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July 19, 2003

by Larry Mahnken

Like I mentioned yesterday, there's no such thing as a clutch hitter. Selective memory and small sample sizes help create the false perception that players like Tino Martinez (.676 postseason OPS), Scott Brosius (.693) and Joe Carter (.739) are great clutch hitters, while other players, like Derek Jeter (.850 postseason, .852 career), are mistaken for being clutch when really, they're just good. Clutch hitting is an event, not a skill, and situation affects value, not ability.

The Yankees have won these first three games by succeeding in clutch situations, not because they are clutch, but because they are good, and good teams are more likely to succeed in clutch situations than bad teams. Alfonso Soriano, Derek Jeter and Hideki Matsui had clutch home runs on Thursday; Bernie Williams had a clutch double yesterday, and Jeter and Giambi had clutch base hits yesterday. By succeeding in these high-leverage situations, the Yankees have now won four straight, and stretched their lead back to four games (and it would have been four games if the Blue Jays could have gotten one more out. Carlos Tosca is learning what we already knew--just because Juan Aceve-DOH! is likely to stop sucking eventually, it doesn't mean you should keep him in close games before he gets there).

Armando Benitez came into the game again today, this time with only a two-run lead. His performance was mediocre, as he struggled to get the ball over the plate, but he wasn't especially bad, either. Just as I said would happen, Benitez wasn't left out there to blow the game, Rivera came in for four outs and finished the Tribe off. Don't be too hard on Benitez, all he did was let a couple guys on, the last on a walk. It was a Jeff Nelson performance, but Jeff Nelson doesn't have the baggage of being a "failed" closer, so he's viewed, as Benitez should be, as a dominant setup man. Expect some of this, some of yesterday, and a lot of in-between the rest of the way--which will be more than good enough in the postseason.

With Hammond pitching well this season, the back of the pen is starting to come together. Cashman may look to acquire another reliever to solidify things a little more, particularly a lefty like Gabe White, Scott Sauerbeck or Mike Myers. One thing he won't be looking for is another hitter, being satisfied with his lineup as it is, especially with Nick Johnson coming back at the end of the month. I have no idea what Baseball Prospectus was thinking when the wrote on Monday:
Nick Johnson and Mariano Rivera also missed substantial time to injuries; Johnson may well be out for the year.
Based on what? That his hand has healed? That he's starting his rehab assignment and might be back ahead of schedule? Sure, Nick Johnson seems injury-prone, but that doesn't mean he's going to be injured again. Of course, I do not subscribe to BP-Premium, so maybe Will Carroll had some inside information (which obviously was wrong) that he reported and I didn't read. Regardless, Johnson will be back very soon, and the offense will be just fine.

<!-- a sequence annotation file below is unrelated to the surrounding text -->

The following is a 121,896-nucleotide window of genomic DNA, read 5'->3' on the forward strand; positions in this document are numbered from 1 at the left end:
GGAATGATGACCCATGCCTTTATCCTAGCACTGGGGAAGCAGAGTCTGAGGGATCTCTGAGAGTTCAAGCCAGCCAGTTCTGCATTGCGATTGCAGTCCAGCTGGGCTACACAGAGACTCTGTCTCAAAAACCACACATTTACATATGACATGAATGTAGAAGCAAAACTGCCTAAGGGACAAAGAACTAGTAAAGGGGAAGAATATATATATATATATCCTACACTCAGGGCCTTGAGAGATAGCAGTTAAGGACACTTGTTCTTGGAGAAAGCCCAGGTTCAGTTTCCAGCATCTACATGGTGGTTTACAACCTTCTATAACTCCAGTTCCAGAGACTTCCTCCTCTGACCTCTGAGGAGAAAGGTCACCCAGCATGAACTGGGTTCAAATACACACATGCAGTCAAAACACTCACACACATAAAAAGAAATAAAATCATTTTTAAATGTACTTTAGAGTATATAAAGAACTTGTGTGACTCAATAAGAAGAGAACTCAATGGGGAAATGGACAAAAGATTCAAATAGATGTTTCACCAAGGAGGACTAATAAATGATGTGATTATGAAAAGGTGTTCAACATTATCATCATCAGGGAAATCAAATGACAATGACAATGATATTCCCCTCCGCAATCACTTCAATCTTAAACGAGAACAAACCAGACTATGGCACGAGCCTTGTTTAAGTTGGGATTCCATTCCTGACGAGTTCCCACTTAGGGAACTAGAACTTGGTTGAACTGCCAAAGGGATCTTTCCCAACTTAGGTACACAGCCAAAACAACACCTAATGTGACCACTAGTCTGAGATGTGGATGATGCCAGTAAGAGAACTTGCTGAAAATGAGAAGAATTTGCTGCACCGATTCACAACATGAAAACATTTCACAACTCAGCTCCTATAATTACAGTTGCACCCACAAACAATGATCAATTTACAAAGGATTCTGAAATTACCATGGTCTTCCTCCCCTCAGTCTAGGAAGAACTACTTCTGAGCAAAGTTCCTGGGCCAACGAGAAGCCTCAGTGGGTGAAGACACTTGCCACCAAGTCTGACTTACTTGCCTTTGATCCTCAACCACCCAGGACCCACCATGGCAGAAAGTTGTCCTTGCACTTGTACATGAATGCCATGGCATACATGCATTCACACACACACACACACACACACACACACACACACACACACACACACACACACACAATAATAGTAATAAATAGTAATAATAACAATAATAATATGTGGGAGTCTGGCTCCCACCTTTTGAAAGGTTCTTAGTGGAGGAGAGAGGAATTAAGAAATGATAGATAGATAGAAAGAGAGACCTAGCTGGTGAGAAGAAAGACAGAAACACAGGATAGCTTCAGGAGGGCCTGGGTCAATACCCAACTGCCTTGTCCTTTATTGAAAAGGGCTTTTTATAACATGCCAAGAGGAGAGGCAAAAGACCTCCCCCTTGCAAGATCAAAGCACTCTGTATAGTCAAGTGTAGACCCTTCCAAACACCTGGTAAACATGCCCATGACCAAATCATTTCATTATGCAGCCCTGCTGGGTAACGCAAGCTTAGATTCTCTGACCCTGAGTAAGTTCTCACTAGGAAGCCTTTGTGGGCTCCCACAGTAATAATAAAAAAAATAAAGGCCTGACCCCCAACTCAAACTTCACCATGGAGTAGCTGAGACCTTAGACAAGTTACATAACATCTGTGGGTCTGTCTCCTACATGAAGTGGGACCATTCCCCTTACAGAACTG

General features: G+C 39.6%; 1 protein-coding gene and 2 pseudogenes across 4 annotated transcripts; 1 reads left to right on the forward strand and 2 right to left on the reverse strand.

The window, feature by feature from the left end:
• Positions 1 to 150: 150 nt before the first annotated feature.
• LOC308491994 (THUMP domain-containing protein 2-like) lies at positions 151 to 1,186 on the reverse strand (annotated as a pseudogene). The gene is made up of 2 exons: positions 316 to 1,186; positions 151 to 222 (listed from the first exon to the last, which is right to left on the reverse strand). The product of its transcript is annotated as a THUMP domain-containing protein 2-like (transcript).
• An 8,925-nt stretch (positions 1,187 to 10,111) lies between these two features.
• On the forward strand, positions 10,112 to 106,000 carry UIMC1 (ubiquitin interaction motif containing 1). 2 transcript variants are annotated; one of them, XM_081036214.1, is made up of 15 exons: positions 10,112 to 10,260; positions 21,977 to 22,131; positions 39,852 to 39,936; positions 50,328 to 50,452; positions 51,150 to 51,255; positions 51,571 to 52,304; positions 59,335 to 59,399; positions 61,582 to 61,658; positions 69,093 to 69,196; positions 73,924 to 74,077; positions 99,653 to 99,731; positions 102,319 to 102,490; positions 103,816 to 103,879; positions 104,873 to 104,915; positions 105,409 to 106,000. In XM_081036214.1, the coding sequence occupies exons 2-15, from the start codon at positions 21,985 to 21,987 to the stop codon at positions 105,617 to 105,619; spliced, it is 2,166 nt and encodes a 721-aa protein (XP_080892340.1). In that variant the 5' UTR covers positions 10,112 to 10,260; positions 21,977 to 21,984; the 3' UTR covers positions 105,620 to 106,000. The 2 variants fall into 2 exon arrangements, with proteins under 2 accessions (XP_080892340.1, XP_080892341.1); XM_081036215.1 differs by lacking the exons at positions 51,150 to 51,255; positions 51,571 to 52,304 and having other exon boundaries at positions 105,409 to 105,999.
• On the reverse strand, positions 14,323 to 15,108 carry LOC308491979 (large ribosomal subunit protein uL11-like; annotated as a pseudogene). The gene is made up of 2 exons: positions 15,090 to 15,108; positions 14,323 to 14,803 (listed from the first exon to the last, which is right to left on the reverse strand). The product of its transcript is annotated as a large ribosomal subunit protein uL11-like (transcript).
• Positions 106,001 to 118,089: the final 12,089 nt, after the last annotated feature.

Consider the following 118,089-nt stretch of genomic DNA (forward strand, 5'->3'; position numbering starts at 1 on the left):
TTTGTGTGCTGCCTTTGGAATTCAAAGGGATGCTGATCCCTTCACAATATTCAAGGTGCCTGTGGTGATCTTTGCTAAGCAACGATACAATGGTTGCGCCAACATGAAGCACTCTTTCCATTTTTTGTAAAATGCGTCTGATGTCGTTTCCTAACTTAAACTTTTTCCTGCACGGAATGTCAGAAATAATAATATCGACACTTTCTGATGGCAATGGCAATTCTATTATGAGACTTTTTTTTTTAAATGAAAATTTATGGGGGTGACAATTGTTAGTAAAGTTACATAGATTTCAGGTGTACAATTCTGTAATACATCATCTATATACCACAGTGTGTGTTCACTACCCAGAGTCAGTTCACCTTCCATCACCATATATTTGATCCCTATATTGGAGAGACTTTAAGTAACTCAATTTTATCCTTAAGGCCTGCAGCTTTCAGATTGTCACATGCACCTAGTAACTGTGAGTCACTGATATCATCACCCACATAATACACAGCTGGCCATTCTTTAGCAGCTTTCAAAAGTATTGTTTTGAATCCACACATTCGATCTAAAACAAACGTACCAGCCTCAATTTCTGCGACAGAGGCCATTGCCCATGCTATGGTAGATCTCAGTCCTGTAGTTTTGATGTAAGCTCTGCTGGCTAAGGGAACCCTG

They could of course afford to improve in right field, but they do not have the resources to trade for a player that would be an upgrade over The Buffalo. Robin Ventura might be washed up over at third, but then he might also be in a huge slump. Still, at 36, it might be a slump he never gets out of. At the very least, they should be looking for an upgrade over Todd Zeile. Mark Loretta is nothing special with the bat, and even less with the glove at third, but he hits better than Zeile, and has more defensive flexibility (though Zeile did catch almost 15 years ago...). Even though Cash isn't looking for another hitter, it couldn't hurt to inquire about Loretta.

* * *

The Pete Rose "trial" on Thursday resulted in the jury idiotically voting 8-4 that he should be in the Hall of Fame, with one juror even going so far as to say he didn't believe he bet on baseball.

In my opinion, where Dershowitz really screwed up was in arguing that Rose should be in if he apologizes. By saying that, he is conceding that Pete Rose should not be permanently ineligible for the Hall of Fame, just conditionally, which is essentially conceding the case. The argument he should have made was that Pete Rose's crime was so heinous that it negates all the good that he did in his playing career, and he should never, ever, EVER, be allowed into the Hall of Fame.

Also, Dershowitz should have been representing the Hall of Fame, not Major League Baseball. The HoF is not a part of MLB. MLB's position is that he should not be allowed back into the game, and the only thing they can do to make him eligible for induction is to let him back into the game. Rose's grievance should be with the Hall, not MLB.

But I've said far too much anyway, and am getting into SNAB. I could write about this issue extensively, but I'm sure you're not interested in reading it. And so I'll drop it.

* * *

Not baseball, but funny. According to USA Today, WR Marcus Robinson was released by two teams this offseason, one of which he was never on. He must really suck. Thanks to Rob Moses for pointing this out.